How to Deal With Loneliness When Single and Living Alone

Updated on March 27, 2018
Kaitlyn Lo profile image

Kaitlyn has a background in psychology and writes articles that teach you how to lean on your body, mind, heart, and on those around you.

By CC0 Creative Commons.
By CC0 Creative Commons. | Source

As technology continues to advance and we find more ways to stay "connected” without physically meeting, it’s only natural for those of us who are single or living alone to feel more lonely. These feelings of loneliness can worsen when we get older to find ourselves still living alone while our friends pair up one after another to settle down in happily married bliss.

Now, there’s nothing wrong with being alone. Being alone and lonely are two very different things. Many of us have no problem living alone, staying single, and doing things by ourselves. But if we feel isolated, disconnected, or depressed when alone, that’s when we need to do something about it.

Feeling connected to people is crucial to our mental and physical well-being. Loneliness has been recognized by doctors (as addressed in this study) and the UK government as a significant social health concern that needs to be officially addressed.

The first step to dealing with feelings of loneliness is to recognize that even though you’re single and living alone, you’re never as isolated as you feel.

Poll: Feeling Lonely

How often do you feel lonely?

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7 Things to Do to Cope With Loneliness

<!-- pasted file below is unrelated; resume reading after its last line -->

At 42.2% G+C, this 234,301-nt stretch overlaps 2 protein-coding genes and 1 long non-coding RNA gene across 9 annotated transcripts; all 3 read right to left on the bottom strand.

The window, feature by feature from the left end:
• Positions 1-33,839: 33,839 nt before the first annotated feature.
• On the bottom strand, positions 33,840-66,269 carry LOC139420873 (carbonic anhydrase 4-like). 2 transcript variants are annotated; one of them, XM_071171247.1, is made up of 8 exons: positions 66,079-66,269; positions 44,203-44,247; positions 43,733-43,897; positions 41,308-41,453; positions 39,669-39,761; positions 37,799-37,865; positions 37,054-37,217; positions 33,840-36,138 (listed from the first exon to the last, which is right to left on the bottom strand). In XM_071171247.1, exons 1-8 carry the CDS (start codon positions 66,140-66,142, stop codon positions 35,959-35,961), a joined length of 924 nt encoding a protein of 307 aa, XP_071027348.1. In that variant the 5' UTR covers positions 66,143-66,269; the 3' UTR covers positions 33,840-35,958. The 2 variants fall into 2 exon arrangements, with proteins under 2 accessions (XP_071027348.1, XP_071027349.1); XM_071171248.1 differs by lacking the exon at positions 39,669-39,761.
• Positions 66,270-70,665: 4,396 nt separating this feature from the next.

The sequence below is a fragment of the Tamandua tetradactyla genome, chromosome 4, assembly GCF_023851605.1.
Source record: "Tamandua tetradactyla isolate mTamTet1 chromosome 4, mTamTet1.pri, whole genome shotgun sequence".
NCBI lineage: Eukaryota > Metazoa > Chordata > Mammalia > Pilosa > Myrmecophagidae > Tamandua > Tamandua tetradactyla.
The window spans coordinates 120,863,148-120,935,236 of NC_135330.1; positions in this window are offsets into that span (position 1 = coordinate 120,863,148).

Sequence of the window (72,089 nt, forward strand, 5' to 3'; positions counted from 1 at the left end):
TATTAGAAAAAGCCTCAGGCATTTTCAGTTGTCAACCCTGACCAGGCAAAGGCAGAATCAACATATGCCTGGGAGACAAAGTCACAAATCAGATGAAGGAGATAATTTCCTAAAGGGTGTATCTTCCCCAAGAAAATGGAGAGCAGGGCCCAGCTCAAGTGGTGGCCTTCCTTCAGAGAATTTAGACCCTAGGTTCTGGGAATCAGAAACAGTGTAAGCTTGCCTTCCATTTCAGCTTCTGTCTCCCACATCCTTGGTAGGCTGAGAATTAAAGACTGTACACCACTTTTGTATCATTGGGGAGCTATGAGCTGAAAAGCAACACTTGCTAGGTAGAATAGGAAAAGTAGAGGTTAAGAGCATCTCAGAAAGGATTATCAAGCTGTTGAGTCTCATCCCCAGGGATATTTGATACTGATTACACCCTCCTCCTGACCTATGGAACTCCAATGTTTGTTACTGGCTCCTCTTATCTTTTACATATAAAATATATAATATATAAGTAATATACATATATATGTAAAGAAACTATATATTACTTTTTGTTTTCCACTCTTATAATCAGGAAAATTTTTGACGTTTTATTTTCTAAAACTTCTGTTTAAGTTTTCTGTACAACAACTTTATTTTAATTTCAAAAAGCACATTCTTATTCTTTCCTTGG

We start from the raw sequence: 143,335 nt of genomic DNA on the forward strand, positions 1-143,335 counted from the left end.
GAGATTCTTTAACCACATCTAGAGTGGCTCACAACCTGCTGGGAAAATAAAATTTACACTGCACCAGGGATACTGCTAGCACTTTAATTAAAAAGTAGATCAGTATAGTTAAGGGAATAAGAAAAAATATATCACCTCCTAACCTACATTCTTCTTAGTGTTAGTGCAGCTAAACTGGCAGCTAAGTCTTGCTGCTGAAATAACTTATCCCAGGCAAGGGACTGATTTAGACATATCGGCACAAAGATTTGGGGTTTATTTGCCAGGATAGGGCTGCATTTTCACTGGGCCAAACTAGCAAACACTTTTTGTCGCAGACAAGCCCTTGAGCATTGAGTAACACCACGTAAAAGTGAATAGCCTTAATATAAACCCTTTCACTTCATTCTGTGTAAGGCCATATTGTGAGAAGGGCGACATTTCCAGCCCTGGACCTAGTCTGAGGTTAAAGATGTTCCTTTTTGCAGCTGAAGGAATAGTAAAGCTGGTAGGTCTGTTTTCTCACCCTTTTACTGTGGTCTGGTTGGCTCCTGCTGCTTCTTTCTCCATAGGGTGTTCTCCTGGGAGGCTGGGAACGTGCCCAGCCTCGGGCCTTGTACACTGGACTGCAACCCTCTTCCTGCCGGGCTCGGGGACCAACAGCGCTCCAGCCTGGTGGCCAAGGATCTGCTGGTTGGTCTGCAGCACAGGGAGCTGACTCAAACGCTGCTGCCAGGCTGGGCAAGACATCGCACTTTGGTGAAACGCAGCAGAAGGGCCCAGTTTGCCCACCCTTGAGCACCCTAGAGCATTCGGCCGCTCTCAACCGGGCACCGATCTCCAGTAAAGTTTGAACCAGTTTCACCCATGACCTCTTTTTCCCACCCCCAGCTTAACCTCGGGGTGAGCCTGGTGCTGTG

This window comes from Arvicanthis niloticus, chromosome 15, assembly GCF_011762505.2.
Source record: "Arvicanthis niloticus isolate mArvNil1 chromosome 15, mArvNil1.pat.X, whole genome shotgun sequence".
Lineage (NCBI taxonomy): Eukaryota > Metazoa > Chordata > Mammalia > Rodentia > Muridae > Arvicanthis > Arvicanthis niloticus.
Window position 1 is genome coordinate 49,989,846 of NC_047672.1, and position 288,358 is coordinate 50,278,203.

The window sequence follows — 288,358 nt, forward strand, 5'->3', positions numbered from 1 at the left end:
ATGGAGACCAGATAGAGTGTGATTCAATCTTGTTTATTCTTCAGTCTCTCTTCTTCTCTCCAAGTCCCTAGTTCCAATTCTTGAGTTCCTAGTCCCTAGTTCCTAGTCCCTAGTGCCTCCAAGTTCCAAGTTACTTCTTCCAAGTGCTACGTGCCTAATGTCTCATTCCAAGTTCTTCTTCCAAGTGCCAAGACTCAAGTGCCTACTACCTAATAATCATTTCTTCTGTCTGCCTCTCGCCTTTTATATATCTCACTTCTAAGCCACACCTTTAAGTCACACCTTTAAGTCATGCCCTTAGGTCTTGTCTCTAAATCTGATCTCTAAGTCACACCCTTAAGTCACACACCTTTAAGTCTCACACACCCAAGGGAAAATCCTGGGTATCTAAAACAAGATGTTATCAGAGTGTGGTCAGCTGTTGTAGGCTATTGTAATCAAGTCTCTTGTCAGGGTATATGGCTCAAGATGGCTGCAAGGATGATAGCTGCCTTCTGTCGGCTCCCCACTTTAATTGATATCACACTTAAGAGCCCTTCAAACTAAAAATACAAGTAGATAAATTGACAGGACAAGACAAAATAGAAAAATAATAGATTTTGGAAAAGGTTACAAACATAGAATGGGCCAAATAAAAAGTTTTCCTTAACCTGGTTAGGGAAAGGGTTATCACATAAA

By Gabriela Palai. CC0 Creative Commons.
By Gabriela Palai. CC0 Creative Commons. | Source

Spending time alone and enjoying quality “me” time is also important, but if you’re feeling sick of being alone, down, and particularly isolated from others, here are seven things you can do to help you deal with loneliness and feel more connected with the people around you.

1. Invite Friends Over For No Reason

Just because you’re living alone and your apartment may be a little cramped doesn’t mean you can’t invite people over. Don’t assume that no one wants to come over to spend time with you. You’d be surprised by how many people also feel lonely and may jump at the invitation. Even if there isn’t a special occasion, offer to host a girl’s Netflix binge night, play some video games together, a spa night, or even a girly sleepover (you’re never too old to have sleepovers). Even throw a party for no reason at all.

Don’t feel equipped to host get-togethers? Buy more chairs and tableware so you’ll feel more motivated and prepared to have friends over.

2. Say Yes More Often